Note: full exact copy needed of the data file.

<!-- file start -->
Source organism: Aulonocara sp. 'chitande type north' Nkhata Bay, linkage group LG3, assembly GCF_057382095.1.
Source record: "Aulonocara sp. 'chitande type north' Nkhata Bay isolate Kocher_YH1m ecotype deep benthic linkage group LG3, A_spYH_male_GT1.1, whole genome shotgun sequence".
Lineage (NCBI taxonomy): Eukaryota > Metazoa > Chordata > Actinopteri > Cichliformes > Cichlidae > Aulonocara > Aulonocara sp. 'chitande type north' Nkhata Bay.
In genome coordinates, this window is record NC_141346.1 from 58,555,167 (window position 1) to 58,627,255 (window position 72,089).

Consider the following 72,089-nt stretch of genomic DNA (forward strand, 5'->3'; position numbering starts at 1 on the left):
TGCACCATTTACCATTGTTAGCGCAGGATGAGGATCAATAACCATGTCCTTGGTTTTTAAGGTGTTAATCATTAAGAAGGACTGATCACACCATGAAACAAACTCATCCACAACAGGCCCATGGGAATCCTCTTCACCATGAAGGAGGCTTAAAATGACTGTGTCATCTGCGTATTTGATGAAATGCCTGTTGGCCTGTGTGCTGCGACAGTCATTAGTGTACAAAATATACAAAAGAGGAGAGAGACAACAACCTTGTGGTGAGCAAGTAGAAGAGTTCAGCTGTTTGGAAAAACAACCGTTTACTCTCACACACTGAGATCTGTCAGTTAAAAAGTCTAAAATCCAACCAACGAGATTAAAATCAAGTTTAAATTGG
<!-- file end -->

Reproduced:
Source organism: Aulonocara sp. 'chitande type north' Nkhata Bay, linkage group LG3, assembly GCF_057382095.1.
Source record: "Aulonocara sp. 'chitande type north' Nkhata Bay isolate Kocher_YH1m ecotype deep benthic linkage group LG3, A_spYH_male_GT1.1, whole genome shotgun sequence".
Lineage (NCBI taxonomy): Eukaryota > Metazoa > Chordata > Actinopteri > Cichliformes > Cichlidae > Aulonocara > Aulonocara sp. 'chitande type north' Nkhata Bay.
In genome coordinates, this window is record NC_141346.1 from 58,555,167 (window position 1) to 58,627,255 (window position 72,089).

Consider the following 72,089-nt stretch of genomic DNA (forward strand, 5'->3'; position numbering starts at 1 on the left):
TGCACCATTTACCATTGTTAGCGCAGGATGAGGATCAATAACCATGTCCTTGGTTTTTAAGGTGTTAATCATTAAGAAGGACTGATCACACCATGAAACAAACTCATCCACAACAGGCCCATGGGAATCCTCTTCACCATGAAGGAGGCTTAAAATGACTGTGTCATCTGCGTATTTGATGAAATGCCTGTTGGCCTGTGTGCTGCGACAGTCATTAGTGTACAAAATATACAAAAGAGGAGAGAGACAACAACCTTGTGGTGAGCAAGTAGAAGAGTTCAGCTGTTTGGAAAAACAACCGTTTACTCTCACACACTGAGATCTGTCAGTTAAAAAGTCTAAAATCCAACCAACGAGATTAAAATCAAGTTTAAATTGG